Firstly, any wargame that has a “purple” board, that being a board where both red and blue have a “god’s eye view”, is sub-optimal, and should be the last choice not the first choice. Running games with multiple boards is difficult in any medium, but even more so for physical or “manual” games; at least you can copy and paste the pieces and their positions on a virtual board. But, the gain from running multiple boards is so great - giving players an opportunity to experience the ubiquitous “fog of war”, and also showing the players how much thought is required in preparing for the many different locations where an adversary might be.
Similarly, any wargame that has the players in direct communication with each other is less than ideal. Again, this is particularly difficult with physical boards and pieces, but having your only communication with your enemy being attacks and retreats and volleys of fire can really illustrate the lack of information in genuine conflicts. For me that makes this kind of game much more interesting, and from limited comparisons makes historic military decision making make a lot more sense.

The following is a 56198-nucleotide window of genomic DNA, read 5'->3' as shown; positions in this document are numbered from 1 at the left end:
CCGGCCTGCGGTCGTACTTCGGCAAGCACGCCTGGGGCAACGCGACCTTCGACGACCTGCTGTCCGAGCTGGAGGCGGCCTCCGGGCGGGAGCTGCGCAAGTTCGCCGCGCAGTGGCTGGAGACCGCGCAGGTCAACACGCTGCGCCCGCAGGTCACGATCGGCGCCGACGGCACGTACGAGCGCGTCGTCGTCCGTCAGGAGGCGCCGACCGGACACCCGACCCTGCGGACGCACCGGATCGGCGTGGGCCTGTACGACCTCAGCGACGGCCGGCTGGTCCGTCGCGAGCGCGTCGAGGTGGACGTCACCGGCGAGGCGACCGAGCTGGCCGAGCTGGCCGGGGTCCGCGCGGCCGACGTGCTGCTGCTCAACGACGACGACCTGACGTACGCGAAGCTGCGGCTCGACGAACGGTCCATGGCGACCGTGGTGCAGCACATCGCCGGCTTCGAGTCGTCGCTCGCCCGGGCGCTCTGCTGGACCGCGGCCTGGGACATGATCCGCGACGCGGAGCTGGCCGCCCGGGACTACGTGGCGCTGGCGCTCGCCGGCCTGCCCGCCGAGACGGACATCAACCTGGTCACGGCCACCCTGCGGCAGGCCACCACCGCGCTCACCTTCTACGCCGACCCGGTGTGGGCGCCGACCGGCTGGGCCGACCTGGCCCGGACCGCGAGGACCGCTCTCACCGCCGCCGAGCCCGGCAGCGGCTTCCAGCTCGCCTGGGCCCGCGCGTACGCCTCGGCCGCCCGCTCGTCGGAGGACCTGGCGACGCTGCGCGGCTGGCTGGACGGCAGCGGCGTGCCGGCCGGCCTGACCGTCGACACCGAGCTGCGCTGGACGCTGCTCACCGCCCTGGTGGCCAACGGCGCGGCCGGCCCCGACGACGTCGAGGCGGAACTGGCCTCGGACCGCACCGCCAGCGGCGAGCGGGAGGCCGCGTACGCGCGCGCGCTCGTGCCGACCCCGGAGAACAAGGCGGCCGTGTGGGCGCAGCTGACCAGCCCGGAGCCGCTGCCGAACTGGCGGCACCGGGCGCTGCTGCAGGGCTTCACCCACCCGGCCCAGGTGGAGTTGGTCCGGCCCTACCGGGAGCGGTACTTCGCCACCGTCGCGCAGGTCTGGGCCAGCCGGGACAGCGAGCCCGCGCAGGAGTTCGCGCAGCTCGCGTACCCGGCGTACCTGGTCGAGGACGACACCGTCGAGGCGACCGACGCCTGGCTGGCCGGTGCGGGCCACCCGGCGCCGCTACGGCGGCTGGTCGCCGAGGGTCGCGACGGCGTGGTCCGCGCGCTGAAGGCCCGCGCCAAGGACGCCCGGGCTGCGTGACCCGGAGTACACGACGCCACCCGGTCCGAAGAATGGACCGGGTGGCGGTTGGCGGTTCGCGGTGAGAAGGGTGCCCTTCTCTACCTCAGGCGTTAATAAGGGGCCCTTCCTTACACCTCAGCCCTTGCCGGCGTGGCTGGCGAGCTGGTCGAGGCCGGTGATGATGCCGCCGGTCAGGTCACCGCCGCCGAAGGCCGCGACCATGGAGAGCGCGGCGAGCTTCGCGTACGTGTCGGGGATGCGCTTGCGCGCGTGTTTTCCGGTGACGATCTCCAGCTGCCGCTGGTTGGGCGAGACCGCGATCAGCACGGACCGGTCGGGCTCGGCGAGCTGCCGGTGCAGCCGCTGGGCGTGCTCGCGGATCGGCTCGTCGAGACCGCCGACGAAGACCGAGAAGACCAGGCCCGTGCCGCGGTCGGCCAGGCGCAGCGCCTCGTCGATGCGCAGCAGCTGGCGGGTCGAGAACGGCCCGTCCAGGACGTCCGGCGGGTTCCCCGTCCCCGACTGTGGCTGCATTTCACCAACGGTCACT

To cite an example from this particular game, I spent little attention on my mortar team. I used them to aim at what enemy units I could see, then at the opposing mortar as “counter battery fire”, and also at casualties being picked up. During the game I thought, at best, they were being annoying to the enemy and at least giving them something else to think about. But from my opponent’s report written at the end of the game, in the section on indirect fire: “Liked the additional supportive firepower and potential scatter of artillery strikes . Made you think about how close your troops were to your own artillery bombardments. Was not in charge of mortars but felt the VC mortar team were very effective.”